Health Canada will allow meat packers to use a combination of preservatives that help control listeria bacteria in ready-to-eat meats.
The department announced Saturday in the Canada Gazette that it will issue an interim marketing authorization for the use of sodium diacetate and sodium acetate in meat products. The interim authorization will allow the products’ use while Health Canada’s recommended changes to the federal Food and Drug Regulations make their way through the process.
According to the American Meat Institute, a U.S. meat industry lobby organization, Health Canada’s move will allow Canadian processors to reformulate their ready-to-eat meats with a combination of sodium diacetate with lactate, already approved by the department, as an antimicrobial agent that would control the growth of Listeria monocytogenes bacteria.
That combination has been allowed in the U.S. since 2000, the AMI said in a statement on its web site.
Sodium diacetate is currently approved in Canada as a preservative in bread and some “unstandardized” foods up to 3,000 parts per million. If passed, this regulatory amendment would allow its use in ppreparations of meat, poultry and meat and poultry byproducts as well as prepared and preserved fish products, up to 0.25 per cent of final product weight.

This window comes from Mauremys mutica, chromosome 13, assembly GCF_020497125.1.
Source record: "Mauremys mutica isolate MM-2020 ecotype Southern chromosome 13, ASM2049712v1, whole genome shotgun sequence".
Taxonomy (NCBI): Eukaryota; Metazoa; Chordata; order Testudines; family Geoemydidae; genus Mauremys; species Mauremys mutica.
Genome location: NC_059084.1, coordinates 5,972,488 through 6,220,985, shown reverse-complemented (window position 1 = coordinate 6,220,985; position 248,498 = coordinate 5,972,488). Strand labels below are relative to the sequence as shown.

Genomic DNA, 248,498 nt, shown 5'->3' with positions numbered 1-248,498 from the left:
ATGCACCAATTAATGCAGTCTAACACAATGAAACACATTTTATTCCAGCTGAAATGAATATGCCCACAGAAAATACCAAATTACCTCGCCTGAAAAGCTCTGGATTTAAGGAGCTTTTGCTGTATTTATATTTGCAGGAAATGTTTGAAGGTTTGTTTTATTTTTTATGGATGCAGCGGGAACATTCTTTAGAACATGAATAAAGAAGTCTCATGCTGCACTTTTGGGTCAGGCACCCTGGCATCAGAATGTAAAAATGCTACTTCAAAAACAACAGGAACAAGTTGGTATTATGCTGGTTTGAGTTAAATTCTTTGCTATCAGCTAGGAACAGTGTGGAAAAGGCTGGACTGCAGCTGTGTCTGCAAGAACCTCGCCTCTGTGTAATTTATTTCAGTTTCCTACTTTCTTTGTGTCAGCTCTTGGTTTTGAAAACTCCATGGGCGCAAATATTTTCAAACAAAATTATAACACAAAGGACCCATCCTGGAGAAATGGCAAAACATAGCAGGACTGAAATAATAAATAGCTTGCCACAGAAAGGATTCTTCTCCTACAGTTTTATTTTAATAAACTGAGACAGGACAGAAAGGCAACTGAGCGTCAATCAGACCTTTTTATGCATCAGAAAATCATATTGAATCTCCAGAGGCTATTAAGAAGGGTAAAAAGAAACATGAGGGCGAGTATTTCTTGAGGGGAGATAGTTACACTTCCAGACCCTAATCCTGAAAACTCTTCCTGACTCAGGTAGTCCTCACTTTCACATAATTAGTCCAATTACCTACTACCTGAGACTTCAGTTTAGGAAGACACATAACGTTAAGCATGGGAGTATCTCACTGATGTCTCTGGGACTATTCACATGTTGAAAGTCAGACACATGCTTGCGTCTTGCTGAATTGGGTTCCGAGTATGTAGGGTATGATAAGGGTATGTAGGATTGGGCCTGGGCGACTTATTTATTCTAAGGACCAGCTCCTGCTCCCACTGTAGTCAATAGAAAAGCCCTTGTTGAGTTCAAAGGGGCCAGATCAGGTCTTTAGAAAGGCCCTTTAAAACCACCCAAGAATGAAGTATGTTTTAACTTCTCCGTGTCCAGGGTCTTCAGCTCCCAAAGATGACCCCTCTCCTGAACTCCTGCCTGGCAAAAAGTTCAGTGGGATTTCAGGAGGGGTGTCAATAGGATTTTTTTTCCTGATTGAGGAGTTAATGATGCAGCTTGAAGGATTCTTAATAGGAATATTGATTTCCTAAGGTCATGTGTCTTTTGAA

Sodium acetate, Health Canada said, is currently approved here as a “pH adjusting agent” in some foods and as a modifying agent in starch. The proposed amendment would allow its use in certain foods containing cooked or cured meat, meat byproducts, poultry or its byproducts “at levels consistent with good manufacturing practice.”
Though not mentioned in Health Canada’s notice in the Gazette, this interim approval arrives during the ongoing investigation into cases of listeriosis this summer, all linked to one genetic strain which in turn is linked to ready-to-eat meats produced at a Maple Leaf Foods plant in Toronto. The plant has since been disinfected and reopened.
As of mid-afternoon Monday, 48 people in seven provinces were confirmed to have been sickened by that strain, and it’s suspected in another 10 cases. Out of the 48 confirmed cases, 21 people in six provinces have died, including 18 for whom listeriosis was confirmed as an underlying or contributing cause. Another five deaths are under investigation.